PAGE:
Since metrical analyses are being fully migrated to d3.js with a different array of HTTP request parameters, old URLs that point to these charts will be forwarded to the new URL pattern to maintain backwards compatibility.

This migration from Highcharts to d3.js is nearly complete, and I hope to move this significant changes to production by the end of April. Expect the Hellenistic Royal Coinages umbrella site to be launched sometime between late April and mid-May.

Highcharts remains for data visualization in Coin Hoards of the Roman Republic, but this will be migrated next.

Wednesday, March 6, 2019

University of Mannheim joins Nomisma

The University of Mannheim digital coin cabinet, part of the NUMiD consortium, has made 29 Roman imperial coins available in OCRE.

Examples of RIC Hadrian 396
Mannheim is the 35th contributor to OCRE. Roughly have of all institutions contributing to OCRE are from NUMiD.

Thursday, January 31, 2019

New grid display implemented in Numishare

I have made an update to the Numishare browse page (which affects Mantis, OCRE, and various other projects) to enable changing the layout from the default list view (a row for each coin or type with thumbnails on the right side of the row) to a grid layout that makes it easier to browse visually by making the images more prominent. This layout is similar to the "Examples of This Type" section on coin type pages or the Identify a Coin interface in OCRE.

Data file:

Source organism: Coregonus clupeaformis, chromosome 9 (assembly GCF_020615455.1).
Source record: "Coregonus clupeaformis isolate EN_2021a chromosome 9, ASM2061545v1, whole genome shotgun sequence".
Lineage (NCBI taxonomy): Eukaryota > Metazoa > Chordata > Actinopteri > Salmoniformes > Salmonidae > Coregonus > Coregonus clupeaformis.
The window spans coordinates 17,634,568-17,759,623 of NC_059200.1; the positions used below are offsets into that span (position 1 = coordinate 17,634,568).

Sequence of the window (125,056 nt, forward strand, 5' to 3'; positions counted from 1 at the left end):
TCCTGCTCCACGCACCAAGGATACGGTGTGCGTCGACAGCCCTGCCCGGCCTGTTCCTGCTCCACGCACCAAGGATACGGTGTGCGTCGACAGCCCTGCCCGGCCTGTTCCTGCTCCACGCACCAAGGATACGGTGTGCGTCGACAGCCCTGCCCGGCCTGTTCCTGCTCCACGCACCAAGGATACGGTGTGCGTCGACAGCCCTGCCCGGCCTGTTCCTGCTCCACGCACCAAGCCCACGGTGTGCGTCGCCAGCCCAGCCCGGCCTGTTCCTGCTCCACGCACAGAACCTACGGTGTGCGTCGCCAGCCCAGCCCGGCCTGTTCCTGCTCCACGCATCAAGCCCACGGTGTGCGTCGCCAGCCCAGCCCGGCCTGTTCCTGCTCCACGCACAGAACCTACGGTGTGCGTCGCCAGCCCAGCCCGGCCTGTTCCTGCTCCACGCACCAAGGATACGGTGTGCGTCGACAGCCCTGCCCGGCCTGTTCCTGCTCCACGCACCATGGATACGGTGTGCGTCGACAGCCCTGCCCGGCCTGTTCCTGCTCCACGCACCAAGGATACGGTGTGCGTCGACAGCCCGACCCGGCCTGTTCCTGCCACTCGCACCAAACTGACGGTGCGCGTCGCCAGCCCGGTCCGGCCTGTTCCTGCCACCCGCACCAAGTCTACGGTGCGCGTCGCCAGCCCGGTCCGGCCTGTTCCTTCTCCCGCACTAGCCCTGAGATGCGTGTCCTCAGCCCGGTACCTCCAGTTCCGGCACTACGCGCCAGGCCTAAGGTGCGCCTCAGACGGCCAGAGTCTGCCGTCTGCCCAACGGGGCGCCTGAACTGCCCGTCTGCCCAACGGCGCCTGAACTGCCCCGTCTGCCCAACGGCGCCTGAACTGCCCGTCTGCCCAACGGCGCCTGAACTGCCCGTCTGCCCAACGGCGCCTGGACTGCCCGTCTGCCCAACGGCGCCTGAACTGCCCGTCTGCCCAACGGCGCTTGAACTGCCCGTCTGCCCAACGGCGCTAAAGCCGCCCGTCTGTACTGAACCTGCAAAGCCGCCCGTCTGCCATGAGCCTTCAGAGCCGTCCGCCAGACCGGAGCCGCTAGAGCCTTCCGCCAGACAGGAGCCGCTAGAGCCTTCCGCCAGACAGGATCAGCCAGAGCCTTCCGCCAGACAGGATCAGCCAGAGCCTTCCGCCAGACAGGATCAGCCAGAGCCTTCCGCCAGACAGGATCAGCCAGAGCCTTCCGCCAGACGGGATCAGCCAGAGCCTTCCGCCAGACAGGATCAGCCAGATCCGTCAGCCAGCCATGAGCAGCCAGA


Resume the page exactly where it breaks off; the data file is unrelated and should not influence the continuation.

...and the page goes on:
The list view is still the default view for the browse page, but the layout can be toggled by clicking the relevant icons on the row that contains sorting functions (just below pagination).

Archaic electrum coinage from Sardis


Thursday, January 24, 2019

University of Kiel joins Nomisma

Through the NUMiD consortium of German university numismatic databases (built on the Berlin Münzkabinett technical framework), the University of Kiel is the newest member of Nomisma.or, contributing over 200 Roman Republican and Imperial coins to OCRE and CRRO.

Example of RIC Otho 8.

There are now 34 contributors to OCRE providing data for more than 122,000 coins.

Friday, January 18, 2019

Formalizing editors and a step toward minting DOIs for Nomisma

As I reported in early October 2018, we made a huge improvement in Nomisma.org data provenance, connecting concepts to individuals who contributed to those concepts by means of manual editing or curation of spreadsheets uploaded into the system.

All of the editors within Nomisma have their own URIs, often connected to ORCID. We implemented two concept schemes to separate the id/ and the editor/ namespace. I have finally made some updates to the HTML serializations of the editor/ namespace page and each editor URI in order to provide greater context about a person's contributions to Nomisma.

Editor Concept Scheme page